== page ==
I have a local DNS server running Debian and BIND 9.10.3

Currently it is configured with two forwarders and in named.conf.options

I have created a "dk" zone

zone "dk" {
        type master;
        file "/etc/bind/db.dk";

that contains four A records

www.site1        IN      A
site1            IN      A
www.site2        IN      A
site2            IN      A

When i go and ping google.com, than bind act as expected and use the forwarders, because i dont have an A record for google.com. But when i ping google.dk bind uses the db.dk zone and because i dont have a A record for google.dk the ping request fails

Question How can i setup bind so if i ping google.dk and their is not a local A record for this site, it uses the forwarders?

Reason I would like to use and setup bind for this, because i have a local webserver that hosts something.dk, and when i need to access this site i would like to avoid asking (for example) "what is something.dk's ip address" when i have it running locally.

  • Just create zones matching your actual domains, instead of the ccTLD. Or use your /etc/hosts file. – Michael Hampton Mar 14 '18 at 19:07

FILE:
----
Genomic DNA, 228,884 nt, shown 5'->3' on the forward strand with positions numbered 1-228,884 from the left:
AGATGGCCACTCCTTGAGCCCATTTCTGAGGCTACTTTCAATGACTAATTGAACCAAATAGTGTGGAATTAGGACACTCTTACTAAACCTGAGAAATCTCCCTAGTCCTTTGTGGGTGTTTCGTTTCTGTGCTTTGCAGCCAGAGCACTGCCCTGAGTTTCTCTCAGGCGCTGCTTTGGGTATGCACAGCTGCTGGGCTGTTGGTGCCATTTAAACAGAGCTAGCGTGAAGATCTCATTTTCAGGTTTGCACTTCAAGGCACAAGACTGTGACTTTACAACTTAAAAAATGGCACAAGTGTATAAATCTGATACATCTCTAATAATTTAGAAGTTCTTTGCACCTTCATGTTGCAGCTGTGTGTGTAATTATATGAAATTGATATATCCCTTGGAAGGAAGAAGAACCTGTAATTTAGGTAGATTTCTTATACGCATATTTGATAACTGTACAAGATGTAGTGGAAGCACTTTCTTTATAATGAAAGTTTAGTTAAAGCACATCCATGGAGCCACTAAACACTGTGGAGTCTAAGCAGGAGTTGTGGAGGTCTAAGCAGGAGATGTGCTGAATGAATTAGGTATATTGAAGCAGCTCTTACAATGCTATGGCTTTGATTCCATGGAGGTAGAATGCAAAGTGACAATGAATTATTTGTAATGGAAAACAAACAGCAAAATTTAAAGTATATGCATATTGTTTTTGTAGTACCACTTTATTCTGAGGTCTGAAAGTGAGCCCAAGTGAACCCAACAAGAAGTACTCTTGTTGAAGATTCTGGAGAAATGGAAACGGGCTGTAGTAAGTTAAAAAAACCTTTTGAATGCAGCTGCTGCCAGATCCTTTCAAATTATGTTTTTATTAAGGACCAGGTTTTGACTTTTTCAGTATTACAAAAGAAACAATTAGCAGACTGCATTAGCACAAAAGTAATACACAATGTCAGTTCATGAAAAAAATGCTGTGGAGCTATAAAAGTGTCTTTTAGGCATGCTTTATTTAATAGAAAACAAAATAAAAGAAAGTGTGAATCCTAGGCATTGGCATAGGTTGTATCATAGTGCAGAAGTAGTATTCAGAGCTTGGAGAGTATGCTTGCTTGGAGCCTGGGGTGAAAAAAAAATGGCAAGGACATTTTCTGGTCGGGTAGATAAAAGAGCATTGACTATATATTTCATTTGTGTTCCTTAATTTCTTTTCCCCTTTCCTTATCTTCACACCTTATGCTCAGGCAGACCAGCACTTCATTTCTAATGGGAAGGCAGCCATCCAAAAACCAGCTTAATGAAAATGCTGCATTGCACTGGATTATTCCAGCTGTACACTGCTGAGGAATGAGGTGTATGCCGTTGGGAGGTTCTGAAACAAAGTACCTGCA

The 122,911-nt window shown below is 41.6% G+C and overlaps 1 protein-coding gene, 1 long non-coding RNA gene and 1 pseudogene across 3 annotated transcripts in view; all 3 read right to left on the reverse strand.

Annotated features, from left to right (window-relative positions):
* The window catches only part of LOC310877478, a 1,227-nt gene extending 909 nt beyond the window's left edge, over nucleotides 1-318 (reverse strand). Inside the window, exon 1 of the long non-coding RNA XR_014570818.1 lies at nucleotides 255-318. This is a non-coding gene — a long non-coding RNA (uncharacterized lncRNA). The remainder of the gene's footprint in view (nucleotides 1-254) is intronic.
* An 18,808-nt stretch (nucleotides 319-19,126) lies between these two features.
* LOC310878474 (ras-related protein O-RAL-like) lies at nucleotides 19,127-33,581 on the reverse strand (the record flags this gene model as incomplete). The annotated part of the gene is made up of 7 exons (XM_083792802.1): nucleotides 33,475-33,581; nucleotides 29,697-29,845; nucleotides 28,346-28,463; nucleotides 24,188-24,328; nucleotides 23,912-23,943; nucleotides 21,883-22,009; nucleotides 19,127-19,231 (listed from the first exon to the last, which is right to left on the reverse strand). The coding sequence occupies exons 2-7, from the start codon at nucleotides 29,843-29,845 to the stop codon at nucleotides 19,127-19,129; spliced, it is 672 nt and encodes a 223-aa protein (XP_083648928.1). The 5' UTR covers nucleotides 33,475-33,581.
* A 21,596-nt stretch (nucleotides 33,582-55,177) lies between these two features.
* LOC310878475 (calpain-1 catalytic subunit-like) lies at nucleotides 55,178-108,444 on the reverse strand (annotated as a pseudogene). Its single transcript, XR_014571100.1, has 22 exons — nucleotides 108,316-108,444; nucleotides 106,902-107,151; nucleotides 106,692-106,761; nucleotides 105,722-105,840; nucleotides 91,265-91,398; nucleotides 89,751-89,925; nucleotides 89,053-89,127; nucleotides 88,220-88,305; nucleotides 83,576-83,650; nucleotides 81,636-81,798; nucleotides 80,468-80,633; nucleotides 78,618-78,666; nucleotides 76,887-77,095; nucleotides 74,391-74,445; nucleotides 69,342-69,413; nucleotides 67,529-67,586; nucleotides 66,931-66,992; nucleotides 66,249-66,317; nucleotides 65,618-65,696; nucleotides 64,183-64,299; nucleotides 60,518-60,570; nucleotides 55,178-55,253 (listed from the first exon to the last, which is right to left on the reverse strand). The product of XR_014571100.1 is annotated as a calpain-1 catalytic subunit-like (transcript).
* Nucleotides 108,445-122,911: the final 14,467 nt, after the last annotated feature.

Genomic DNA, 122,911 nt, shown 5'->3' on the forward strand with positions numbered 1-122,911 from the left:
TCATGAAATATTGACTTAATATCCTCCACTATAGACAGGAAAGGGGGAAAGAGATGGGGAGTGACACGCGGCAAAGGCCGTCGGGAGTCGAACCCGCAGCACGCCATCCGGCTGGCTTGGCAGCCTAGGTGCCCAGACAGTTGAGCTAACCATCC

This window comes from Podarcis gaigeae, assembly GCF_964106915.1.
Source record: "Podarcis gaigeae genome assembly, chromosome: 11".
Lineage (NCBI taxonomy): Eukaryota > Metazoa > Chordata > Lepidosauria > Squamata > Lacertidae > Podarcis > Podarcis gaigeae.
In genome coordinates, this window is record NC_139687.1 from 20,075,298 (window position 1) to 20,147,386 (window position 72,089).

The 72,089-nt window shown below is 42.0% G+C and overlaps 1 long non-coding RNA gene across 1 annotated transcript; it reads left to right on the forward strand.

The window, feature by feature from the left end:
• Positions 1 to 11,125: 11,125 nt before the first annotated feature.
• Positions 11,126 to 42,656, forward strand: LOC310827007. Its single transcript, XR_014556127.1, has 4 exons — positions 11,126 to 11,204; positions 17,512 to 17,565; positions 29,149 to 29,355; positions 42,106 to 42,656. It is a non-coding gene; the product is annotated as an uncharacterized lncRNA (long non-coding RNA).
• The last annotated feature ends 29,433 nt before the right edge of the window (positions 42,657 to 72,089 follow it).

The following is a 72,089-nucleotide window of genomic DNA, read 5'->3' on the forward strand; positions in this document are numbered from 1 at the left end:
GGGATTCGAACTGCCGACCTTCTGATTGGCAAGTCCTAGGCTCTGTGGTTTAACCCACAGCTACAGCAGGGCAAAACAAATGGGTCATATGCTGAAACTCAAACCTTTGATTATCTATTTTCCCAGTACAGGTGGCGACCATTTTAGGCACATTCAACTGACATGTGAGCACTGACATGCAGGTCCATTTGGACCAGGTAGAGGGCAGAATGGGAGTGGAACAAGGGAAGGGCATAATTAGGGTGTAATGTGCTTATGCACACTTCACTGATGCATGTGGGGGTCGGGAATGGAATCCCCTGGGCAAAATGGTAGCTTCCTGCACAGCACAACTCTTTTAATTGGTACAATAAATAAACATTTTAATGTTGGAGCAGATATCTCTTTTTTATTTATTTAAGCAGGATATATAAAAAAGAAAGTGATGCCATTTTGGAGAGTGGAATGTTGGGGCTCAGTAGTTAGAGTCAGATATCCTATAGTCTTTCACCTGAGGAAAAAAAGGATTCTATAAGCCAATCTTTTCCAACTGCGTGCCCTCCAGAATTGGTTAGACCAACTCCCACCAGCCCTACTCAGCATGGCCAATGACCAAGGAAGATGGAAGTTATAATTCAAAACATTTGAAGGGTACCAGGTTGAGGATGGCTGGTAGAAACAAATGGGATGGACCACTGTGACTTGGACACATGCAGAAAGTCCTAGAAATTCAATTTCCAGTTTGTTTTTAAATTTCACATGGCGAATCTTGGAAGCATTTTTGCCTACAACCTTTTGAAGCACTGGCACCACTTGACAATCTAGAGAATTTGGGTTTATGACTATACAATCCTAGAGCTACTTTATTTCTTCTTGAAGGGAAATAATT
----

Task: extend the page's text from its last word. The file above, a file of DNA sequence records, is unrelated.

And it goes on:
• Hey Michael, thanks for your reply. I would very much like to avoid using /etc/hosts since i have multiple machines and frequently add or remove sites – Cristian Matthias Ambæk Mar 14 '18 at 19:22

What exactly are you trying to do here? It almost seems like you are trying to over-ride a few records on the .dk tld?

If that is the case, instead of creating a dk. zone, you might find that it would be easier to setup a response policy zone. This allows you to override specific records, and anything you don't override would fall back to using whatever the records are.

i would like to avoid asking (for example) "what is something.dk's ip address" when i have it running locally.

Not sure how useful your method is for this. Your DNS server will cache the result, so it isn't like you would be frequently making this request very often. Not sure why you are that worried about it.

You could also just locally create the zone something.dk instead of trying to override everything.

  • Super! I figured it out after learning that their is something called a "response policy zone". But you know, you can only ask out from the knowledge you have and than acquire new knowledge. Thanks! – Cristian Matthias Ambæk Mar 15 '18 at 21:13

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